Who are your most memorable characters from fiction? 

 

Laird Barron

My favorite characters are hard-bitten. Samurai, Vikings, Old West gunslingers, Continental Ops, leg breakers, cynical private dicks. That sort. 

 Arkady Renko, by Martin Cruz Smith—especially as seen in Polar Star. Robert Parker’s Spenser and Hawk. Corwin, by Roger Zelazny. Sarah Linden from The Killing. Beowulf, Odysseus. Blackburn, the young traveling sociopath as depicted in a series of short stories by Bradley Denton. Cass Neary by Elizabeth Hand.

 


 

LP

Which authors inspired you to write, and still do?

 

Laird Barron

Influence comes in waves. Early: Roger Zelazny; Edgar Rice Burroughs; Robert E Howard; Jack Vance; Fritz Leiber; Shel Silverstein; Robert Service; Poe. Numerous Golden Age and New Wave science fiction authors. 

Later: Lovecraft; Stephen King; William Goldman; Shirley Jackson; Angela Carter; Martin Cruz Smith; Clive Barker; Michael Shea; Ann Sexton; John D. MacDonald; Cormac McCarthy; the editing work of Karl Edward Wagner and Harlan Ellison. Ellison’s Dangerous Visions changed how I looked at science fiction. The experience of reading that anthology taught me how sharp an edge literature can hold.

Now: There are a host who deserve mention, but I’ll restrict myself to a fistful of writers who will change your life if you let them: Victor LaValle; Kelly Link; Stephen Graham Jones; Paul Tremblay; and John Langan.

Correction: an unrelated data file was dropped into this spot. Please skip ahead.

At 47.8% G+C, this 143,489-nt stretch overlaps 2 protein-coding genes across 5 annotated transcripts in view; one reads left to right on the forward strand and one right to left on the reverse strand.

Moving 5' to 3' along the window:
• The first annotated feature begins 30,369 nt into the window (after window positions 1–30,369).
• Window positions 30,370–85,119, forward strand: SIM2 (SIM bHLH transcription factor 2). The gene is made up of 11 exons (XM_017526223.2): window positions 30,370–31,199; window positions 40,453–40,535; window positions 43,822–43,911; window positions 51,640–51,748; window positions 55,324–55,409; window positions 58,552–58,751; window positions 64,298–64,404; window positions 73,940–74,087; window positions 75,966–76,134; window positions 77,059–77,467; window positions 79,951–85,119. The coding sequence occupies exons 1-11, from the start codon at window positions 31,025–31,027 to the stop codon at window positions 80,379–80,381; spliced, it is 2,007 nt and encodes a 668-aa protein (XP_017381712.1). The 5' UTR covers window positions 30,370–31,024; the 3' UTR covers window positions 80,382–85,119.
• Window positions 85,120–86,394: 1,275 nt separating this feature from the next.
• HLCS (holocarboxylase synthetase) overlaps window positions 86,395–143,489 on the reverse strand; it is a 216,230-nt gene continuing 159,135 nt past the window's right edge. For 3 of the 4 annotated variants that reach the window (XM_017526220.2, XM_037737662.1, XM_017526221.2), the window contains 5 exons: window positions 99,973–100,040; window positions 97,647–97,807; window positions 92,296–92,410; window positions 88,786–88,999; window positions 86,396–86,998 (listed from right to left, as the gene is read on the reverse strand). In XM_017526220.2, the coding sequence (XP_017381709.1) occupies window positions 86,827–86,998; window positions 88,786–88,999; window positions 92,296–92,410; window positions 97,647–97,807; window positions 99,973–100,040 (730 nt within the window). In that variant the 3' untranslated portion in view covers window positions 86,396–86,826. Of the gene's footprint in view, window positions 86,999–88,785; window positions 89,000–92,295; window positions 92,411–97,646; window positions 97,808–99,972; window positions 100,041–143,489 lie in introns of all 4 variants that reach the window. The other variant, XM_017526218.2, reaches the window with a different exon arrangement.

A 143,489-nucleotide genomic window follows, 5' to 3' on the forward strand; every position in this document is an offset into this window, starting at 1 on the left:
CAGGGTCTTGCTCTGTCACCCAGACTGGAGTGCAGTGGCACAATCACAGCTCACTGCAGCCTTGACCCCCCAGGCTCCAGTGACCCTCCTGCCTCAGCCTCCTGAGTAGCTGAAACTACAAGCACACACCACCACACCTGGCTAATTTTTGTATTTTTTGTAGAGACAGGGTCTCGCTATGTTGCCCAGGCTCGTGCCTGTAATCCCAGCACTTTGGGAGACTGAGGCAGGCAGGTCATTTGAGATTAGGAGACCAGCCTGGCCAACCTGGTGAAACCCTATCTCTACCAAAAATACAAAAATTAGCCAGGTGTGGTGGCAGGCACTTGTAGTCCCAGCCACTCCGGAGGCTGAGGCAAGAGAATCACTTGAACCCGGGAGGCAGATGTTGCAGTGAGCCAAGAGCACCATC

The editorial work of Ellen Datlow and Paula Guran is a treasure trove in regard to short fiction, especially the macabre variety.

 


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LP

Which books are your recommended reads?

 

Laird Barron

Three of my abiding favorites are Blood Meridian by Cormac McCarthy; Dark Gods by T.E.D Klein; and Ghost Story by Peter Straub. See also Angela Carter’s The Bloody Chamber and William Goldman’s The Princess Bride.

A writer focusing on short stories or novels would do well to take heed of the concentrated power in the discipline of verse. A good place to start? The collected poetry of Charles Simic and Mark Strand. 

 




 

LP

It’s been a great time spent into your characters and writing life thanks for the chat.

 

Laird Barron

Thank you for the conversation, Lou.

 



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Reviewed by Lou Pendergrast on 24 January 2019